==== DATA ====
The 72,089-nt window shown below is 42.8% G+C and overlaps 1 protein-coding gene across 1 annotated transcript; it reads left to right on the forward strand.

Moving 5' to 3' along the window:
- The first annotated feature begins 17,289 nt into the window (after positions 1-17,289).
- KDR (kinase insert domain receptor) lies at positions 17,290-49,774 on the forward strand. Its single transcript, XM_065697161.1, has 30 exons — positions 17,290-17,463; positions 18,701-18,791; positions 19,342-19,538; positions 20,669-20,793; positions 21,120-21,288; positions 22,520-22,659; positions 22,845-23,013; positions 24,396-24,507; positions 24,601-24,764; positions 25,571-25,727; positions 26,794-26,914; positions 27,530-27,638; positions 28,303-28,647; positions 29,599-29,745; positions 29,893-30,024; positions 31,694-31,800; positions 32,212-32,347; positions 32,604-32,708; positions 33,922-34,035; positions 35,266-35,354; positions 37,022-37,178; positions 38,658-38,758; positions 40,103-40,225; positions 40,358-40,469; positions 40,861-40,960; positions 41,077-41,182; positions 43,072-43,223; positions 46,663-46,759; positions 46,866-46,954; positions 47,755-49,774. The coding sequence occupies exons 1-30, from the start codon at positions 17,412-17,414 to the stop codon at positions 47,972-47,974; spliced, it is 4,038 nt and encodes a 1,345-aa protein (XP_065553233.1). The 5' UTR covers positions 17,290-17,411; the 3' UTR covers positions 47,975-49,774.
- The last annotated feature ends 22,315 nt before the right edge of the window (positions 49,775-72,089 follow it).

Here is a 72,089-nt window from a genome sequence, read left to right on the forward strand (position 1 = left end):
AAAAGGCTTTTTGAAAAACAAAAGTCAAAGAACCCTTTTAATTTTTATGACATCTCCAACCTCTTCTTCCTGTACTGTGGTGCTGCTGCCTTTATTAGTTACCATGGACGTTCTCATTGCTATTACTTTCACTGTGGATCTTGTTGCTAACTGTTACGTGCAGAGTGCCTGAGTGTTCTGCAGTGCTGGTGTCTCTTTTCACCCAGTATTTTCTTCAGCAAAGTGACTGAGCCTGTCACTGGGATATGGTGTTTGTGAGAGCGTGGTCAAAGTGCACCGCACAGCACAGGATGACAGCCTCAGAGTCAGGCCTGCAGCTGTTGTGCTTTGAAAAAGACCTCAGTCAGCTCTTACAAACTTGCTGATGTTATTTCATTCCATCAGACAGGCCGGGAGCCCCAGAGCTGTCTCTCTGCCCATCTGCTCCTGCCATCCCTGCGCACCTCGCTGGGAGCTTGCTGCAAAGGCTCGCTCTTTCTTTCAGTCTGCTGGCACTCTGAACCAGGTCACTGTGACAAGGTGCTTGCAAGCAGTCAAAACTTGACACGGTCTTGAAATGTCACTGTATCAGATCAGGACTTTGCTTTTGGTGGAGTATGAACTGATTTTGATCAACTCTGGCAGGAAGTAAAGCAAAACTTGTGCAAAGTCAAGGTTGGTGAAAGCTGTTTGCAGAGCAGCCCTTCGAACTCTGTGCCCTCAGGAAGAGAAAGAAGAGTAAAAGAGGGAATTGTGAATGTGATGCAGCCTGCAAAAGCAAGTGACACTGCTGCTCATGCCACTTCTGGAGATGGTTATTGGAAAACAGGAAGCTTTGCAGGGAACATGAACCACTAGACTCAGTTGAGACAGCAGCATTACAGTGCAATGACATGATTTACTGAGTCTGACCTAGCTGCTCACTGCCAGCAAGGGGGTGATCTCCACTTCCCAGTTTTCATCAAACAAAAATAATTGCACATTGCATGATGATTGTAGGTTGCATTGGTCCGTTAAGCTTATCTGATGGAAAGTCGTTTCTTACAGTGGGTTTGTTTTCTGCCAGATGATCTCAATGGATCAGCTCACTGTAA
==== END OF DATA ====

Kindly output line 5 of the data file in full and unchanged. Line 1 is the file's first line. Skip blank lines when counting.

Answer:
- The last annotated feature ends 22,315 nt before the right edge of the window (positions 49,775-72,089 follow it).